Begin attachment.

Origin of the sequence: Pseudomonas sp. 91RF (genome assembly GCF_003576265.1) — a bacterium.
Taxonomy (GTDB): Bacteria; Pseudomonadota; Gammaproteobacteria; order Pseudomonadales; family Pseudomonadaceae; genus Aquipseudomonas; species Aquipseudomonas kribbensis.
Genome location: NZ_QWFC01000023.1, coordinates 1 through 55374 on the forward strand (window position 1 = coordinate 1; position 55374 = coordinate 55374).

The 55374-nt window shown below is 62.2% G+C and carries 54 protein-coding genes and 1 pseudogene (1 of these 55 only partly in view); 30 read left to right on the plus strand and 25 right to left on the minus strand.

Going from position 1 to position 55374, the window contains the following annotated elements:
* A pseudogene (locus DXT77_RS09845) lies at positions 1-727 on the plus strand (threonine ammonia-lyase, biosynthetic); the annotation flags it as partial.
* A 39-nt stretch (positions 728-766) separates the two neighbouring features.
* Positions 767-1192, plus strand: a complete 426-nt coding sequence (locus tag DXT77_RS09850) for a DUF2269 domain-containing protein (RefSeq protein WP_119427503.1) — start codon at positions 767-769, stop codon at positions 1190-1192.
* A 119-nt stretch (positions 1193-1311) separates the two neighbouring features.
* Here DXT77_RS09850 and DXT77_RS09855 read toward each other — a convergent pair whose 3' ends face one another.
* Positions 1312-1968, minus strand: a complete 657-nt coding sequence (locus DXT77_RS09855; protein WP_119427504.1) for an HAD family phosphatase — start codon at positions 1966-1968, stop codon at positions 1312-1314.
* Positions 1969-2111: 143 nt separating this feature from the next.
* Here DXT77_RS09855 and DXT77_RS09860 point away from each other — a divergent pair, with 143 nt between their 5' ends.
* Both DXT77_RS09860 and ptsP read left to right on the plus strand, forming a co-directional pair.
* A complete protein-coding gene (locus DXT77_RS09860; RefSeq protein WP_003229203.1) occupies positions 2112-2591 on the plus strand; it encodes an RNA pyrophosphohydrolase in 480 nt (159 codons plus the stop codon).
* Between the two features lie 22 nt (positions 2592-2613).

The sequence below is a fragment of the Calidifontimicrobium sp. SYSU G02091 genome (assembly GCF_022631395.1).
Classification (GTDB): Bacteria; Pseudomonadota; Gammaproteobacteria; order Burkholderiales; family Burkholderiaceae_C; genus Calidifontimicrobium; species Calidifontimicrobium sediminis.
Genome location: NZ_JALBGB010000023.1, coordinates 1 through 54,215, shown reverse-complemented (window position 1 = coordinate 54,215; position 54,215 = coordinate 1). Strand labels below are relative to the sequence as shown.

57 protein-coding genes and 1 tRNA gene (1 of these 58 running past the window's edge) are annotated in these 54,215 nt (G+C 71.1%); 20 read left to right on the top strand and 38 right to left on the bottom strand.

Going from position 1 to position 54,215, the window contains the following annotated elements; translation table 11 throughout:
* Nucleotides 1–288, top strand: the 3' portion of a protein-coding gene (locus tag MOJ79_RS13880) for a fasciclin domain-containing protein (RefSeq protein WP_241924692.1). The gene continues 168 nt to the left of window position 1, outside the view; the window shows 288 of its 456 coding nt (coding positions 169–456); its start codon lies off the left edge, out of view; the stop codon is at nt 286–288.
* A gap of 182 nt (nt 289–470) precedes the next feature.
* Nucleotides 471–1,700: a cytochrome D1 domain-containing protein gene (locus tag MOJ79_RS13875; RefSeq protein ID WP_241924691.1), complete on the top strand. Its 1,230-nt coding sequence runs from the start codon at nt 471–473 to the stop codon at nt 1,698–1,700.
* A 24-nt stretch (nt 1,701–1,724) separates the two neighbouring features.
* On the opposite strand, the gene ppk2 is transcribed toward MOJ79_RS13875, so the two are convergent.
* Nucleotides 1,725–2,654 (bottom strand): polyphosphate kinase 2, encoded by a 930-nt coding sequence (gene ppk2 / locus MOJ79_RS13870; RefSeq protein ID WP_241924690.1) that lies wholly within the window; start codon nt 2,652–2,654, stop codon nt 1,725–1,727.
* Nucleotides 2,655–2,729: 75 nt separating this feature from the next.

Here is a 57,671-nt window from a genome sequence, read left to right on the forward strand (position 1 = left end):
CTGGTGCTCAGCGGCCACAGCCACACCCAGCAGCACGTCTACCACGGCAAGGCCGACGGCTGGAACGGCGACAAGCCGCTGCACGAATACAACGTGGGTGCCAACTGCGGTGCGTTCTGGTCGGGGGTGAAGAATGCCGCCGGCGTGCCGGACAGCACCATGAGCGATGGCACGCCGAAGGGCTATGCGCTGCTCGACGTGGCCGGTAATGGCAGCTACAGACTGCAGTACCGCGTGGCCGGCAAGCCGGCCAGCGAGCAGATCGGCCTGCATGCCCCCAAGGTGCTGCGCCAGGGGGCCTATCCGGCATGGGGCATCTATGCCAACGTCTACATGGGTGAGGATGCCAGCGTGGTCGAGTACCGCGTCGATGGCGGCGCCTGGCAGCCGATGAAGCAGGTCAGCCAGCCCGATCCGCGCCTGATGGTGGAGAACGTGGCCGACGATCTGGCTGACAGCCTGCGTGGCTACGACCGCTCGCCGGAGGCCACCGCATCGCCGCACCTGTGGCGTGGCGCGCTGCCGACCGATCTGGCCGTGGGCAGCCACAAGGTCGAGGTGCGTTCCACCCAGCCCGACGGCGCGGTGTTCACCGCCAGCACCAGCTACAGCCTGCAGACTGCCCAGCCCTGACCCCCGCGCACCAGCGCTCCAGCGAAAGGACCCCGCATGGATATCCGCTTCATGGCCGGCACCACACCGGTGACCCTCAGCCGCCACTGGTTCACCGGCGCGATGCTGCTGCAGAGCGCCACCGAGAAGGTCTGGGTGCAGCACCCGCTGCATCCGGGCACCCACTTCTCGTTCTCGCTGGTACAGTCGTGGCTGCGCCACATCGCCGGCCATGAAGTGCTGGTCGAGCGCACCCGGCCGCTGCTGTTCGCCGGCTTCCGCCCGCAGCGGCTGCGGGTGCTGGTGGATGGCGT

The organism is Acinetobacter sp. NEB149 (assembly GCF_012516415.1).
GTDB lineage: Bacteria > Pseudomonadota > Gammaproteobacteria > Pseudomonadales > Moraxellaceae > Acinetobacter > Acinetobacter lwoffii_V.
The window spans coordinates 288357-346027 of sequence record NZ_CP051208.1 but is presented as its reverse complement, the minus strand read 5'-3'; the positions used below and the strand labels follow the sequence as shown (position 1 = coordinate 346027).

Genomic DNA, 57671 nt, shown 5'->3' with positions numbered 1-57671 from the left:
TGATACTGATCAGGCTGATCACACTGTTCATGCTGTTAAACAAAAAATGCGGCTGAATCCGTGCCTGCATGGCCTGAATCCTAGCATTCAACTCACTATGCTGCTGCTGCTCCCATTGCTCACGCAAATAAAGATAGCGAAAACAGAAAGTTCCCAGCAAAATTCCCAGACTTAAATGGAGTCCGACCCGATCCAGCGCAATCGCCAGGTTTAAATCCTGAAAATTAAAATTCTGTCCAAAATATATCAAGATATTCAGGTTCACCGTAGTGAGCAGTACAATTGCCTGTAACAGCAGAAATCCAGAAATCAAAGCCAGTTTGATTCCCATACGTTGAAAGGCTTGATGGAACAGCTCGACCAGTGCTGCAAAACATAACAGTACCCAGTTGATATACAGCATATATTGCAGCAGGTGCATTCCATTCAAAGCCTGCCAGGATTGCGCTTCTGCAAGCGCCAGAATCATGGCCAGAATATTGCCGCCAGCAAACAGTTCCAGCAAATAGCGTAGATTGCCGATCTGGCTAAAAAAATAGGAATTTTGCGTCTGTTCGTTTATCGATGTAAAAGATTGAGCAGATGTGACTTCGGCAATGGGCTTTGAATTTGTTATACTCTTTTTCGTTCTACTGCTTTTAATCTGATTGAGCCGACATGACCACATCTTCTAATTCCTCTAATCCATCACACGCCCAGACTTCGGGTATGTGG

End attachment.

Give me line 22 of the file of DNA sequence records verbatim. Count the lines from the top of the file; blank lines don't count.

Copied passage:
* Nucleotides 1–288, top strand: the 3' portion of a protein-coding gene (locus tag MOJ79_RS13880) for a fasciclin domain-containing protein (RefSeq protein WP_241924692.1). The gene continues 168 nt to the left of window position 1, outside the view; the window shows 288 of its 456 coding nt (coding positions 169–456); its start codon lies off the left edge, out of view; the stop codon is at nt 286–288.